Editorials

INTERNATIONAL RELATIONS

INDO-WEST ASIA-INDIA’S FOREIGN POLICY
 INDIA’S STAND IN THE WORLD

 From an economy that faced the challenge of feeding its population until the 1960s,

  1. India has emerged as the fifth largest economy.

  2. India’s ties with countries across regions — in the South Pacific, through Southeast and South Asia, in other parts of Asia, Europe, the Indian Ocean region, Africa, North America and Latin America — show it to be an aspiring, as well as a major player on the world.

  3. A leading member of the UN, an oft-invitee to the G7, a founding member of the BRICS, and a pivotal part of the G20 now ready to take over as its chair, India has become a major stakeholder in the comity of nations.

FACTORS DRIVING FOREIGN POLICY

  1. National Interest
  2. nuanced balancing of interests and values
  3. National security
  4. belief that external relationships accelerate the country’s economic
  5. desire to enhance the nation’s standing externally and the impulse to do good for the world – ex- sharing COVID vaccine with the world

Before 1991

After

accorded the highest priority to India’s immediate neighbours, given the history of conflicts with Pakistan and China, the liberation of Bangladesh and the military interventions in Sri Lanka and Maldives

India has moved more time and resources to careful nurturing of relations with the major powers — the US, EU, especially France and Germany, the UK, Japan, Russia and China

INDIA’S STRENGTHS

  1.  India’s enhanced GDP and its IT prowess have positioned it in parallel with the apex group of leaders
  2. At the height of the Non-Aligned Movement and G77, India was the leader of the “have-nots
  3.  By enjoying proximity with the West and demonstrating the capability to cooperate and communicate with the “other” side — Russia, the time-tested partner, and China, the principal adversary but also a consequential neighbour — India now acts as a balancer and leader. 
  4. Good relations with neighbours.
RELATION WITH NEIGHBOURS
  1. Relation with Bangladesh and Maldives are excellent.
  2. The tide that ran against India in its ties with Afghanistan, Nepal and Sri Lanka in recent years seems to have turned since the Covid-19 pandemic.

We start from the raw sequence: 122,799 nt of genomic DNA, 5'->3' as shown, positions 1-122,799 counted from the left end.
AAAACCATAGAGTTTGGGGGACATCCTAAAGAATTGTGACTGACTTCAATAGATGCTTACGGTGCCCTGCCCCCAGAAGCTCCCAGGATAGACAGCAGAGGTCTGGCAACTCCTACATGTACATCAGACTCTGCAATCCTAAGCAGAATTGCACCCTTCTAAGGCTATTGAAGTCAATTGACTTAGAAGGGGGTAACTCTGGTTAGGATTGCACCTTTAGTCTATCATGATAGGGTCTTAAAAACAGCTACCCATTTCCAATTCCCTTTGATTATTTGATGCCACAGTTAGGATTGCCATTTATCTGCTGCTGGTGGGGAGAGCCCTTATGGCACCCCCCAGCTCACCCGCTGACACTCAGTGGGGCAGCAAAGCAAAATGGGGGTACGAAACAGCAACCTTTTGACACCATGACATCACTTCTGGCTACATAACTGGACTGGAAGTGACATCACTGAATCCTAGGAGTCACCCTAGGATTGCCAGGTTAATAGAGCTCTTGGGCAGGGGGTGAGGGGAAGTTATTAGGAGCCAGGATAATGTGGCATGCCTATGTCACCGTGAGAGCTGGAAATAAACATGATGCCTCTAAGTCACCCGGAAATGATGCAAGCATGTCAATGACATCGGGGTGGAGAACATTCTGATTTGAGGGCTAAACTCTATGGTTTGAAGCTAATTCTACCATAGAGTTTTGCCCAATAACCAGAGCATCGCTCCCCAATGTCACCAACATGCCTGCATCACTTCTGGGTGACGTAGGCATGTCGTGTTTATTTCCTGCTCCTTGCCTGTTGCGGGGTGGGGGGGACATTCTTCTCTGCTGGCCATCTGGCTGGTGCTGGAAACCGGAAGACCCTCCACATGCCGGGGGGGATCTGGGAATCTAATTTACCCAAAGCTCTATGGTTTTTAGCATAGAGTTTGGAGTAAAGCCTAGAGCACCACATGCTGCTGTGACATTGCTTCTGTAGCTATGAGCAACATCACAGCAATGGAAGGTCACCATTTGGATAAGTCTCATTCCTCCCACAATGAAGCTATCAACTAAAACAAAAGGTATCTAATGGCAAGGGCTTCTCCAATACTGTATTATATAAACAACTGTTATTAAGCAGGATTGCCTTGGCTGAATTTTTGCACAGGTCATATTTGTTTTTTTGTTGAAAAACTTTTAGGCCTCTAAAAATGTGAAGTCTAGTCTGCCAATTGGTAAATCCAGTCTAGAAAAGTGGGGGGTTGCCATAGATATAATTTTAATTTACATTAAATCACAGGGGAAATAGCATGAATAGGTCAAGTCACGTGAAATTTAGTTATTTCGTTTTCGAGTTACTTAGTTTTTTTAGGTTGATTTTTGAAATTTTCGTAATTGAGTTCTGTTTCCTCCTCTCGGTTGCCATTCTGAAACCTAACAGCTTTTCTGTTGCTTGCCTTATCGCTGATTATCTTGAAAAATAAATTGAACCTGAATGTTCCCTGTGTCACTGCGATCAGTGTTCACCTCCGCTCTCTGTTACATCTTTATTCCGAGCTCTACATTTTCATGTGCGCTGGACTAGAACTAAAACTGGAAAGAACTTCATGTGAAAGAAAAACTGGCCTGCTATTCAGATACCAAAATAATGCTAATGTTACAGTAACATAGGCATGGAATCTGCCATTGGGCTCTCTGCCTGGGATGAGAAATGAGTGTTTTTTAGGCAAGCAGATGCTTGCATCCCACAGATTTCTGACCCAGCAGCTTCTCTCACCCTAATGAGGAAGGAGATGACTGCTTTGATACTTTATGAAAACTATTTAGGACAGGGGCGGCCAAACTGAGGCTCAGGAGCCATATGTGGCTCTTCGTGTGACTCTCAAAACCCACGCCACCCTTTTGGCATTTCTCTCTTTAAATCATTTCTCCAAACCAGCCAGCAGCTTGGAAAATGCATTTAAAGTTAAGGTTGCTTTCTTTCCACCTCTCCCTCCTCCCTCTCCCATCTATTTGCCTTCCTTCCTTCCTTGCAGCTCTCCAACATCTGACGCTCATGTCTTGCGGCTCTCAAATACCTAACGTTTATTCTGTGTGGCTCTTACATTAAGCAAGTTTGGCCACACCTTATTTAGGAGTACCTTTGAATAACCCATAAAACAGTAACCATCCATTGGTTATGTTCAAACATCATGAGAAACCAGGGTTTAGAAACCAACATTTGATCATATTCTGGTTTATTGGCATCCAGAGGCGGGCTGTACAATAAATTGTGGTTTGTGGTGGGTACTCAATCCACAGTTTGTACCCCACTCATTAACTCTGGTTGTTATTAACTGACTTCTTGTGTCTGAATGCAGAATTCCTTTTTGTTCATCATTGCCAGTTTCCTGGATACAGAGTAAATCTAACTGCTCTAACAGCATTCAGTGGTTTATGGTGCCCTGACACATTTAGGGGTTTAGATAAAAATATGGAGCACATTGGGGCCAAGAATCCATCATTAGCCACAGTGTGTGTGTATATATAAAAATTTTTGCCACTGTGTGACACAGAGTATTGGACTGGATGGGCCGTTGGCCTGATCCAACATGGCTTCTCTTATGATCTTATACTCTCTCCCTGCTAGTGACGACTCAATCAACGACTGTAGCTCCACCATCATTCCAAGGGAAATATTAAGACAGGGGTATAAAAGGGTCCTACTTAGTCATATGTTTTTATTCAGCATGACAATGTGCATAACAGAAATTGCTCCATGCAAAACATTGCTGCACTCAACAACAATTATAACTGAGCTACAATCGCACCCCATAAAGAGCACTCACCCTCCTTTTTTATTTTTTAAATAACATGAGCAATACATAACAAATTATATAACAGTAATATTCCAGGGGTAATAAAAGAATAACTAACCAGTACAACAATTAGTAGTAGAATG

3. A fine balancing act between the military government and its opponents in Myanmar is underway.
  4. More needs to be achieved in regional cooperation and integration. Having concluded that SAARC’s shelf life is over, New Delhi accords priority to BIMSTEC, but this train runs too slow.
INDO- PACIFIC –

• emerged as a principal theatre for Indian diplomacy

• The increased emphasis on cooperation with Japan, Australia and the US has turned the QUAD into a strong forum.

• The combined impact of formations such as AUKUS (Australia, the UK and US), the Indo-Pacific Economic Framework, Partners in the Blue Pacific and India’s continuing focus on ASEAN, despite the setback of its exit from RCEP, is a determined pushback to China.

WESTERN SHORES –

Across the Western shores, prospects have improved with the establishment of I2U2 (India, Israel, U.S. UAE) — this became possible due to the progress in India-UAE, India- Israel and UAE-Israel relations

CONCLUSION-

Foreign policy making is aided by academia, think tanks, civil society and media more than ever before.The increasing engagement of the wider public — especially the youth and business community — with foreign policy issues reflects the maturity and sophistication of Indian democracy.

These trends must deepen and India’s G20 Presidency provides a perfect opportunity and beginning for the next anniversary era.

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